Selling by auction is also an Exclusive Agency agreement and is therefore also subject to the 60-calendar day agreement period. The auction process requires the seller to pay the agent to arrange effective marketing and advertising plans to maximise exposure of the property and the auction date to potential buyers.
Under the auction system, the seller agrees to pay commission to the listing agent if the property sells before the date of the auction, at the auction or in an agreed period after the auction.
The same conditions that apply to the auction process will also apply to the tender process.
There are many advantages to selling a property at public auction, in particular:
An auction is a three pronged marketing push. The vendor has the option to sell your property before auction, on the day of auction, or in the event the property is passed in, directly after auction. There is an ability to set a reserve price and a settlement date to suit the vendor.
As the reserve price is not disclosed it gives the vendor a chance to test the market.
A written marketing plan with pre agreed appointment times enables the vendors to arrange their lives during the lead up period.
The auction process by its very nature creates a sense of urgency; buyers have a definite time frame in which they must act. Buyers see the purchasers as competition rather than the vendor. Auction creates a competitive environment.
With sale by auction all contracts are unconditional and no cooling-off period applies, in Queensland.
The first step in selecting the right person to conduct the auction consider who has the most to gain, choose someone with local knowledge of the area with the support of an agency that is keen to make a sale, often auction advertising is seen as a way of advertising the agency over the property. This can easily be identified if the auctioneer runs the proceedings to a timetable, the passion for the job has gone and probably any enthusiasm as well, a key ingredient. Auctioneers today are highly trained in their field having attended courses; sat professional examinations both written and practical with the REIQ. Further more; hold current registration under the Land Agents Act. When your auctioneer is a member of the Real Estate Institute of Queensland you have the additional benefit of dealing with an auctioneer who is bound by the high ethical standards of the Institute as well of their profession.
Legislation requires that a written agreement must be signed between the seller and the auctioneer. In this, the auctioneer will require an exclusive agency for a specified period, which cannot exceed 60 days but by mutual agreement can be renewed.
This is considered by many to be the key to a successful auction, creating interest. The auctioneer with their team has experience in planning and arranging the marketing of property including advertising. The extent of the marketing campaign will depend on the amount the vendor is prepared to spend. There is a legal obligation to clearly explain to the vendor where and how monies will be spent and will show examples of the advertising mix. At this sage the vendor’s input is very important to help identify the probable market.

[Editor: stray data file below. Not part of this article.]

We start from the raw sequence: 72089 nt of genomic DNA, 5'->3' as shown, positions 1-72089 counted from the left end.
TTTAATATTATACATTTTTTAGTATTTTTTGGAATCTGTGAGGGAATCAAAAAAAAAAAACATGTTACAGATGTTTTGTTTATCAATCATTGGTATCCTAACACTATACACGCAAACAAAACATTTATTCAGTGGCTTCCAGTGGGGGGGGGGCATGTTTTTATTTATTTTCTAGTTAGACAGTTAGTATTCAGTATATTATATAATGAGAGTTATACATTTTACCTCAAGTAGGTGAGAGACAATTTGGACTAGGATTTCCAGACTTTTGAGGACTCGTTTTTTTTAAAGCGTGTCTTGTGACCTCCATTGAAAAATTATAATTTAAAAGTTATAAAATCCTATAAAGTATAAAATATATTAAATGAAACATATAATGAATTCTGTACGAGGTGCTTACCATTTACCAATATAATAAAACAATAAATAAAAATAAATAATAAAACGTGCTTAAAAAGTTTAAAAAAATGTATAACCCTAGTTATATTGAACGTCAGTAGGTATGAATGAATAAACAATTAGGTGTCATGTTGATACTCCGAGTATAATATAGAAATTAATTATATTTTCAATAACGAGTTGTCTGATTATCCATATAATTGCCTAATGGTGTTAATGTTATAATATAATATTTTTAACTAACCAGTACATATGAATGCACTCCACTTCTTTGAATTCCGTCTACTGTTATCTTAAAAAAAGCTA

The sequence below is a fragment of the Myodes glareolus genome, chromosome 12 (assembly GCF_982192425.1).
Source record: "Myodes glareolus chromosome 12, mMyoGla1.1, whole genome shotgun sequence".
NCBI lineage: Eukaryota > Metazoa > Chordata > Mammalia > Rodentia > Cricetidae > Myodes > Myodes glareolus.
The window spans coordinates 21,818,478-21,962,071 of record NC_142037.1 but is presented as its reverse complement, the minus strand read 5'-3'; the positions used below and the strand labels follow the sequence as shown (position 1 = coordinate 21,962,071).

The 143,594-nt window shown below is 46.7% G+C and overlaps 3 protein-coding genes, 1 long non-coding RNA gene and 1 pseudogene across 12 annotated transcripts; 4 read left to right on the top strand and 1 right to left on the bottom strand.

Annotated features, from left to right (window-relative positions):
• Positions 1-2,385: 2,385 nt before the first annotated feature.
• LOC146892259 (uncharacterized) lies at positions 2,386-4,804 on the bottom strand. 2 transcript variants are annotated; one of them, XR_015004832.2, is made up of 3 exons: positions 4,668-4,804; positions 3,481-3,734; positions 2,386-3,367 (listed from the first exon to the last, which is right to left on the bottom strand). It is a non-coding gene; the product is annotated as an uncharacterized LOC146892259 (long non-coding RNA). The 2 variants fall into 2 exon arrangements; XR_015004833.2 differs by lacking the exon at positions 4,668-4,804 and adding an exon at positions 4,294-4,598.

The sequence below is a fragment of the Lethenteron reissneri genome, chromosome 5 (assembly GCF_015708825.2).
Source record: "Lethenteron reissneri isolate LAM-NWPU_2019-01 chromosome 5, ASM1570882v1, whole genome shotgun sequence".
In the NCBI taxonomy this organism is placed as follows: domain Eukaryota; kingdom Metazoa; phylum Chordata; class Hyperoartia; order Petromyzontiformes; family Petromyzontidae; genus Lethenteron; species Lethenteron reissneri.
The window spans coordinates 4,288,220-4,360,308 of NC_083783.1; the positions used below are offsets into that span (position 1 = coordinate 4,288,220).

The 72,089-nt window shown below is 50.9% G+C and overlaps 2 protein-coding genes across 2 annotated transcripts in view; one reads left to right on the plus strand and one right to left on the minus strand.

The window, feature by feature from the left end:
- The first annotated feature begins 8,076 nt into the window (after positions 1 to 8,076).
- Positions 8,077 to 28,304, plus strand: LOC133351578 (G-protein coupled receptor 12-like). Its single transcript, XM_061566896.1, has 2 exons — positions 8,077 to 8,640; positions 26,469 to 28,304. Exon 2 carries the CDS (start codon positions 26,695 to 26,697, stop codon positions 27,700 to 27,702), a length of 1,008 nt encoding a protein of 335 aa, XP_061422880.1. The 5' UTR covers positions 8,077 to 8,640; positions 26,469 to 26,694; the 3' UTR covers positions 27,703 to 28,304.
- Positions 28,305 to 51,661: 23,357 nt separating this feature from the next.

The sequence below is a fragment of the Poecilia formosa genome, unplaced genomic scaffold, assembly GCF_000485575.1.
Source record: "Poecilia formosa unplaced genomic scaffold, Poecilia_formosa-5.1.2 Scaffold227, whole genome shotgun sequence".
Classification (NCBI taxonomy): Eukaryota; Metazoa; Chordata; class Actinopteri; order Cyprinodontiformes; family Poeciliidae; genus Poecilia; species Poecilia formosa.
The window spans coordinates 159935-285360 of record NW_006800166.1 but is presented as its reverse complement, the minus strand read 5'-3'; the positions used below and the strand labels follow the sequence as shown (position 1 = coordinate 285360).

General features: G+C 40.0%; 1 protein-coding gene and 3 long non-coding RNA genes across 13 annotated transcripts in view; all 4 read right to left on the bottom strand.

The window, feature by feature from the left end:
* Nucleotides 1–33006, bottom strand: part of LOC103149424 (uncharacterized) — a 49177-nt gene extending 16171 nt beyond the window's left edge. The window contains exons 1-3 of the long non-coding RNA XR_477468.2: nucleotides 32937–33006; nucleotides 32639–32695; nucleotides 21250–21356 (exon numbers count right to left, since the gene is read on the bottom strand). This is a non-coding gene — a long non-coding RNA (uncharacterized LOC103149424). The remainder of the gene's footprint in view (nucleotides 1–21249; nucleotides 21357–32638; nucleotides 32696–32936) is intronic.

Arriving At A Reserve Price
It is the vendors right to set the reserve price, below which the auctioneer is not permitted to sell. Consult with your agents when setting the reserve price, as they will be familiar with recent sales of similar property in the area. Remember to be realistic when making your appraisal, bearing in mind supply and demand in the area as well as other general market considerations.
Selling Before The Day Of The Auction
It is not uncommon for interested buyers to make offers on properties prior to auction day. Some will be on fishing expeditions of course, to try and find out the reserve. However, most will be genuine, in such cases the agent will discuss the offer with the seller, and a decision can made to either consider the offer, or continue with the auction as planned. It is not unheard of for the vendor to sell the property prior to going to auction, in this case the agent will generally, on the vendor’s instructions, invite all potential buyers to also make an offer. The seller then accepts the most appropriate offer, and contracts are signed prior to the auction date.
There are a number of possible outcomes at an auction:
Should the highest bidder reaches or exceeds the reserve price – the property is sold and the auctioneer will conclude a binding contract between the buyer and seller. The auctioneer may sign the contract on behalf of either or both parties if instructed to do so.
In the event that highest bid falls short of the reserve price the auctioneer will usually ask for the seller’s instructions before passing the property in.
This means the vendor has the opportunity to accept the last bid, by placing the property “on the market” so that it may definitely be sold “under the hammer”. This factor often creates more excitement, which can encourage further bidding, and a better price may be achieved.
It can be that the highest bid does not reach the reserve price and the property is passed in – the highest bidder is generally informed of the reserve price and may be given the initial opportunity to purchase. Failing this, the property is placed on the market for sale by private treaty, at which time anyone may negotiate with the sole agent.
Tips For A Successful Auction
Work out the appropriate advertising budget to ensure your property is widely advertised taking into account the identified market. Make sure the property is well presented because a potential buyer’s first impressions are crucial to a successful sale.
Your agent will require that the contract and the accompanying statutory searches be available well in advance of your marketing campaign.